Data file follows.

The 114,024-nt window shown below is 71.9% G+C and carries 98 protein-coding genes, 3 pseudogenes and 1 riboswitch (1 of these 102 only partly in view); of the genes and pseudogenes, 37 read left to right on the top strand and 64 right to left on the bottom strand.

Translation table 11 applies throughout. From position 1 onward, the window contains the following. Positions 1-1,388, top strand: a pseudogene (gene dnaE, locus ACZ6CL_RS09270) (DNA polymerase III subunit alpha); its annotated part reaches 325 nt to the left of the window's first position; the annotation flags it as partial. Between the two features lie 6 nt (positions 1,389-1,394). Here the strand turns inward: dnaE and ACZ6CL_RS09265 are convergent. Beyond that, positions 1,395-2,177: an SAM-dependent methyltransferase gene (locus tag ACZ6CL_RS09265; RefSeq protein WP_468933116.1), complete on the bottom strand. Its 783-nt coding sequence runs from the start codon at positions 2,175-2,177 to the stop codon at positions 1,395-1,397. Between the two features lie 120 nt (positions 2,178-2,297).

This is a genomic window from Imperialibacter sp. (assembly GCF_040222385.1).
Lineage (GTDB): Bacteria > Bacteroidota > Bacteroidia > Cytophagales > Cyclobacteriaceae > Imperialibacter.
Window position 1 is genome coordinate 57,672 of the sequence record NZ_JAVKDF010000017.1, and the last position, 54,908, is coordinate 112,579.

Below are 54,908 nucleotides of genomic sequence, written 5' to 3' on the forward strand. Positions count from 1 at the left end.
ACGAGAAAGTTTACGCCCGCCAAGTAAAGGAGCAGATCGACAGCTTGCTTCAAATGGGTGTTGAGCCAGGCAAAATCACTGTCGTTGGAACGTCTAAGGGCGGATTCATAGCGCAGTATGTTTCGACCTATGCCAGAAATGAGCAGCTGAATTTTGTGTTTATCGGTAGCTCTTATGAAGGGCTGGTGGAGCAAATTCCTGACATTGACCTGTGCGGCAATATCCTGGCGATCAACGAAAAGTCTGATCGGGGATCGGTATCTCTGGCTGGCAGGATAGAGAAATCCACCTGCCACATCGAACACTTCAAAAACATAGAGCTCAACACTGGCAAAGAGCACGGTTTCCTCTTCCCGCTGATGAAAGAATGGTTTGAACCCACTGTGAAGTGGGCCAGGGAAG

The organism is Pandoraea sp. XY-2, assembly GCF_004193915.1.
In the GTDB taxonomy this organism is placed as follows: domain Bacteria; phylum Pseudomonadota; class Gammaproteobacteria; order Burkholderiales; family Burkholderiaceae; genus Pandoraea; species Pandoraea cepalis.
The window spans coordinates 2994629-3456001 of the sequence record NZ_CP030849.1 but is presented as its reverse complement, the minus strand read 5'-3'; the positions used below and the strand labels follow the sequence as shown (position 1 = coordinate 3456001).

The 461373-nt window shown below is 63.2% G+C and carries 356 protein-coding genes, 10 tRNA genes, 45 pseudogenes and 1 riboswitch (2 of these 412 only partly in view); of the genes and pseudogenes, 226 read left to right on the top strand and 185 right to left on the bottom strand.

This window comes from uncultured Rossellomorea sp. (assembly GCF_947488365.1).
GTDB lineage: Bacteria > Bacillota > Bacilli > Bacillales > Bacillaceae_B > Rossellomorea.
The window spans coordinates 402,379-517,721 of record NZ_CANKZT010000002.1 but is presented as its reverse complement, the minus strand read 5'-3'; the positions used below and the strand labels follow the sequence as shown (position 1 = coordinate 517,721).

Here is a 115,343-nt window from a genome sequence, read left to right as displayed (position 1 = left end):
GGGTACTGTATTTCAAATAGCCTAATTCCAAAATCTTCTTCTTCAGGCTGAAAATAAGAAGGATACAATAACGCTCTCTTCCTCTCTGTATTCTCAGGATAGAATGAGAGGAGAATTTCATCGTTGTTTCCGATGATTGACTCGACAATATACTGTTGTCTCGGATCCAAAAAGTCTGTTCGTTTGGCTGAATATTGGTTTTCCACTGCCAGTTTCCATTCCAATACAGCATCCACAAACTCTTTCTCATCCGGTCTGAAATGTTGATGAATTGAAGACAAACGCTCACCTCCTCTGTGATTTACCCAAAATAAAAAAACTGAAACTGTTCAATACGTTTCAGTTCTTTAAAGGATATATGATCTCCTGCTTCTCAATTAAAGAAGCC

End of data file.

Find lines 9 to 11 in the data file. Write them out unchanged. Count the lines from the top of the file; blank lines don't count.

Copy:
In the GTDB taxonomy this organism is placed as follows: domain Bacteria; phylum Pseudomonadota; class Gammaproteobacteria; order Burkholderiales; family Burkholderiaceae; genus Pandoraea; species Pandoraea cepalis.
The window spans coordinates 2994629-3456001 of the sequence record NZ_CP030849.1 but is presented as its reverse complement, the minus strand read 5'-3'; the positions used below and the strand labels follow the sequence as shown (position 1 = coordinate 3456001).

The 461373-nt window shown below is 63.2% G+C and carries 356 protein-coding genes, 10 tRNA genes, 45 pseudogenes and 1 riboswitch (2 of these 412 only partly in view); of the genes and pseudogenes, 226 read left to right on the top strand and 185 right to left on the bottom strand.